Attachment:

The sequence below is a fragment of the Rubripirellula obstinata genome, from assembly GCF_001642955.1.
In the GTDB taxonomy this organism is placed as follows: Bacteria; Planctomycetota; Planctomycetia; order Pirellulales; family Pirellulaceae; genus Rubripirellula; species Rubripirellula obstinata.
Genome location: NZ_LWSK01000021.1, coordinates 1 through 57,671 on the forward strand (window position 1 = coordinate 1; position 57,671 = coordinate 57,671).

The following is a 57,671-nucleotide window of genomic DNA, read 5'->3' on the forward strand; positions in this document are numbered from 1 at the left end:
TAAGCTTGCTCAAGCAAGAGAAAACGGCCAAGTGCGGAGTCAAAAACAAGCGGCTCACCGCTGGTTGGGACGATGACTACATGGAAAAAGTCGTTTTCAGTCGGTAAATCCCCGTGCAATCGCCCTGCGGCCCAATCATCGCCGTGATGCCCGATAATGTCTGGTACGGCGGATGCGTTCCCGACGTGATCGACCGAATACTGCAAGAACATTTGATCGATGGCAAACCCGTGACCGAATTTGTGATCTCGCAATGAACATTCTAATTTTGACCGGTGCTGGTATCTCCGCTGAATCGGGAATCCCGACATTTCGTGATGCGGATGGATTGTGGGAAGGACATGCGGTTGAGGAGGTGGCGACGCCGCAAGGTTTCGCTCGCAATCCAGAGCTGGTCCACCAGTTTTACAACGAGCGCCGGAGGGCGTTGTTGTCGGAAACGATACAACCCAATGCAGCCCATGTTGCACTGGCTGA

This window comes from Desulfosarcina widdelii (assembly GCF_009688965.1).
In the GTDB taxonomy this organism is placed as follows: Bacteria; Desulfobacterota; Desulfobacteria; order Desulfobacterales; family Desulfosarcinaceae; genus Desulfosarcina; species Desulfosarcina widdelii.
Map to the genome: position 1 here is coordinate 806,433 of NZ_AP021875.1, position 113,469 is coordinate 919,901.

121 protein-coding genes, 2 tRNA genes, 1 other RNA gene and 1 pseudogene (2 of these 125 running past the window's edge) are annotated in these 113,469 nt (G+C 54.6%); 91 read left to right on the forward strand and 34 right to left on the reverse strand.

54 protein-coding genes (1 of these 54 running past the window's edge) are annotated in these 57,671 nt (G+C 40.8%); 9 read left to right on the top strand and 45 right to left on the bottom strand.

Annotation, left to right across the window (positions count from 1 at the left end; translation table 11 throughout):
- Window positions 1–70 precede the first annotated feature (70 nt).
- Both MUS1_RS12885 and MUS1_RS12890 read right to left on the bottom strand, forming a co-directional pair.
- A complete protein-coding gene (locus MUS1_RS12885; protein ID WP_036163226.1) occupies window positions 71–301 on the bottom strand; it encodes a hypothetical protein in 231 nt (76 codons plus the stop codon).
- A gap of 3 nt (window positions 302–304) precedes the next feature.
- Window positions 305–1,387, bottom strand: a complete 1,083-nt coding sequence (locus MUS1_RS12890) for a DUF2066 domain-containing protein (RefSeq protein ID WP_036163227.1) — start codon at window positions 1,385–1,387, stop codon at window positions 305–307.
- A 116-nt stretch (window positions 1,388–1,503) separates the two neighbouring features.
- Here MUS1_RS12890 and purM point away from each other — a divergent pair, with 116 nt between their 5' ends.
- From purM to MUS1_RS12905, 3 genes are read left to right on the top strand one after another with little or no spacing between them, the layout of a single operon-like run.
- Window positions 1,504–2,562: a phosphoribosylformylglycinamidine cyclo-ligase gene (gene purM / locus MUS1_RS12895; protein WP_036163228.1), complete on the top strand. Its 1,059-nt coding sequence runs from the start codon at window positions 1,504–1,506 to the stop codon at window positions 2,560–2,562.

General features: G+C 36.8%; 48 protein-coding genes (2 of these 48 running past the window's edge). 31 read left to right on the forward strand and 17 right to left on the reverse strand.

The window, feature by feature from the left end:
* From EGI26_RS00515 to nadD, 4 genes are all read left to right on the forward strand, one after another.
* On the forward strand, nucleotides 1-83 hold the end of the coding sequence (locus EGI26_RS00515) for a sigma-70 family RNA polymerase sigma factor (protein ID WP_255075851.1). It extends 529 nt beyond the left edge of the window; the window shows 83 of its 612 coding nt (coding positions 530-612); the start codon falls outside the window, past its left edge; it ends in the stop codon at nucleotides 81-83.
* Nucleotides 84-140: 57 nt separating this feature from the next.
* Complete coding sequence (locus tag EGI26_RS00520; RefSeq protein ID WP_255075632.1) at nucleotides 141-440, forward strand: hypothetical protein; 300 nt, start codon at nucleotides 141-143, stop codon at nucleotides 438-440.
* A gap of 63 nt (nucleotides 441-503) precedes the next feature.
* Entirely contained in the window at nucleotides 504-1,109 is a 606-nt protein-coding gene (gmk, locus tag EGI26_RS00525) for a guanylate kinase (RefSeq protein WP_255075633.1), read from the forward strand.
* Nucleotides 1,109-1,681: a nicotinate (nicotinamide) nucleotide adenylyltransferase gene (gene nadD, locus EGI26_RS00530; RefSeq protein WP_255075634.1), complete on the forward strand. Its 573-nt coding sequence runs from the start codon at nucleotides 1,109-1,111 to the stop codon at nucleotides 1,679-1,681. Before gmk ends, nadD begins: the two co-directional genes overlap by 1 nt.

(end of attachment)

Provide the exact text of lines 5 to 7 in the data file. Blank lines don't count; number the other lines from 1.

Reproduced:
TAAGCTTGCTCAAGCAAGAGAAAACGGCCAAGTGCGGAGTCAAAAACAAGCGGCTCACCGCTGGTTGGGACGATGACTACATGGAAAAAGTCGTTTTCAGTCGGTAAATCCCCGTGCAATCGCCCTGCGGCCCAATCATCGCCGTGATGCCCGATAATGTCTGGTACGGCGGATGCGTTCCCGACGTGATCGACCGAATACTGCAAGAACATTTGATCGATGGCAAACCCGTGACCGAATTTGTGATCTCGCAATGAACATTCTAATTTTGACCGGTGCTGGTATCTCCGCTGAATCGGGAATCCCGACATTTCGTGATGCGGATGGATTGTGGGAAGGACATGCGGTTGAGGAGGTGGCGACGCCGCAAGGTTTCGCTCGCAATCCAGAGCTGGTCCACCAGTTTTACAACGAGCGCCGGAGGGCGTTGTTGTCGGAAACGATACAACCCAATGCAGCCCATGTTGCACTGGCTGA

This window comes from Desulfosarcina widdelii (assembly GCF_009688965.1).
In the GTDB taxonomy this organism is placed as follows: Bacteria; Desulfobacterota; Desulfobacteria; order Desulfobacterales; family Desulfosarcinaceae; genus Desulfosarcina; species Desulfosarcina widdelii.